Hosts (2020)

Author: Brett Gallman
Submitted by: Brett Gallman   Date : 2020-11-11 02:49

Written and Directed by: Adam Leader, Richard Oakes
Starring: Neal Ward, Nadia Lamin, and Frank Jakeman

Reviewed by: Brett Gallman (@brettgallman)

"Years ago, a father and his family lived in a big, bright house..."

You know, as much as I love the holiday season— like, I will put up Christmas lights the day after Halloween—having over guests for the holidays (or even just being a guest in a crowded house) gives me major anxiety. Of course, I (and most reasonable people) won’t have to worry about that this year, but fret not: Adam Leader and Richard Oakes have bundled up all of the holiday gathering anxiety you need with Hosts, a strikingly-shot and well-performed Yuletide body snatchers riff that also reveals the underlying horrors of the materialism that’s crept over the holidays. This Christmas, the only thing that’s being gifted is a gore-soaked reckoning.

Jack (Neal Ward) and his wife Lucy (Samantha Lockley) are all set to enjoy their usual Christmas tradition of dining with the Henderson family. After exchanging some gifts between themselves, they’re ready to head out until Lucy spots a strange pair of lights in the distance that soon invade both their home and their bodies, leaving them as vacant husks as they trod into the Henderson home, dead-eyed and silent. Their Hosts don’t seem to notice: they prattle on with their usual holiday banter, totally oblivious that Jack is suddenly enamored with patriarch Michael’s (Frank Jakeman) shotgun. They also don’t notice Lucy clutching a hammer beneath the dinner table as the siblings tease each other about their love lives--or lack thereof. Suffice it to say, this dinner is about to be fucked by a pair of guests who have unwittingly become not-so-heavenly hosts.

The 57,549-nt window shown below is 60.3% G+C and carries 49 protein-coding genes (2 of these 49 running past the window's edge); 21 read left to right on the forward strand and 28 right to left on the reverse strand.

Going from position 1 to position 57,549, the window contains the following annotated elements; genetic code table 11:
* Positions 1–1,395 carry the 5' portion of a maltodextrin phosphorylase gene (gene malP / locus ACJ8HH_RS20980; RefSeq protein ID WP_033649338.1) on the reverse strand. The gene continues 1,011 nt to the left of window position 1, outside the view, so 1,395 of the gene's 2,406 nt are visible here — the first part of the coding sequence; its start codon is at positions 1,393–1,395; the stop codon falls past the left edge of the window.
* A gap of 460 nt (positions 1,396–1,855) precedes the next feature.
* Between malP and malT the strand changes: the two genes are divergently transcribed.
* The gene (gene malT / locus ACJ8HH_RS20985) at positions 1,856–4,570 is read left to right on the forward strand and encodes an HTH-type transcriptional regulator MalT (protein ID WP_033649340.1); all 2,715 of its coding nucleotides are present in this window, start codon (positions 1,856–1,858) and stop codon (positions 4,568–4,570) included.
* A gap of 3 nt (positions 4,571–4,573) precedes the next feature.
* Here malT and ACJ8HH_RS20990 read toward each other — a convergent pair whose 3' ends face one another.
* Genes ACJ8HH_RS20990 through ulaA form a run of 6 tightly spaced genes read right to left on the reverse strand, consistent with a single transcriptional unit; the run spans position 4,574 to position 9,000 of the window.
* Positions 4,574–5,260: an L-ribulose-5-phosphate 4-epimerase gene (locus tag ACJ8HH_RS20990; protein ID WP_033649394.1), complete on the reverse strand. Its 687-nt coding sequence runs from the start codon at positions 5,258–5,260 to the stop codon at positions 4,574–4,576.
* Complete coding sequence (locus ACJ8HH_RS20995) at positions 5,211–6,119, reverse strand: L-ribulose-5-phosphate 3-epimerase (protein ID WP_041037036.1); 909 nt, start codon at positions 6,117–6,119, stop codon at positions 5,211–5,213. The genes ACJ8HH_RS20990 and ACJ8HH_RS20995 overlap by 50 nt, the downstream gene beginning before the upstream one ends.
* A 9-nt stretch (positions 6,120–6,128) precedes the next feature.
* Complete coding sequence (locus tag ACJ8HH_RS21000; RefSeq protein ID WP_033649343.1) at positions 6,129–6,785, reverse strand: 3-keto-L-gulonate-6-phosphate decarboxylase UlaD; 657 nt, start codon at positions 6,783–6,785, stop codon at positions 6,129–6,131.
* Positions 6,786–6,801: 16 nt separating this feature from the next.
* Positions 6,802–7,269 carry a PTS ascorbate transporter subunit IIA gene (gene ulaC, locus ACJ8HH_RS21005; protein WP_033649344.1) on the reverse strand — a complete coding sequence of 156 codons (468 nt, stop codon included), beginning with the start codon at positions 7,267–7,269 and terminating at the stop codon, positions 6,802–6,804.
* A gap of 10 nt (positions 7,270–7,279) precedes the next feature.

Hosts is worthwhile, if only for the unnerving tension and spectacularly, startling payoff of this scene. Leader and Oakes tease it out masterfully, as the playful dinner table banter takes a serious turn when matriarch Cassie (Jennifer K. Preston) addresses the elephant in the room: her cancer diagnosis, which carries a grim outlook. She tearfully leads the family through her treatments, noting that chemotherapy often only prolongs life instead of eradicating the disease. It feels much too grim for a Christmas movie, even one that’s surely going to go haywire like Hosts; it’s downright manipulative even, almost as if Leader and Oakes are ladling on some misery porn as an appetizer to the mayhem.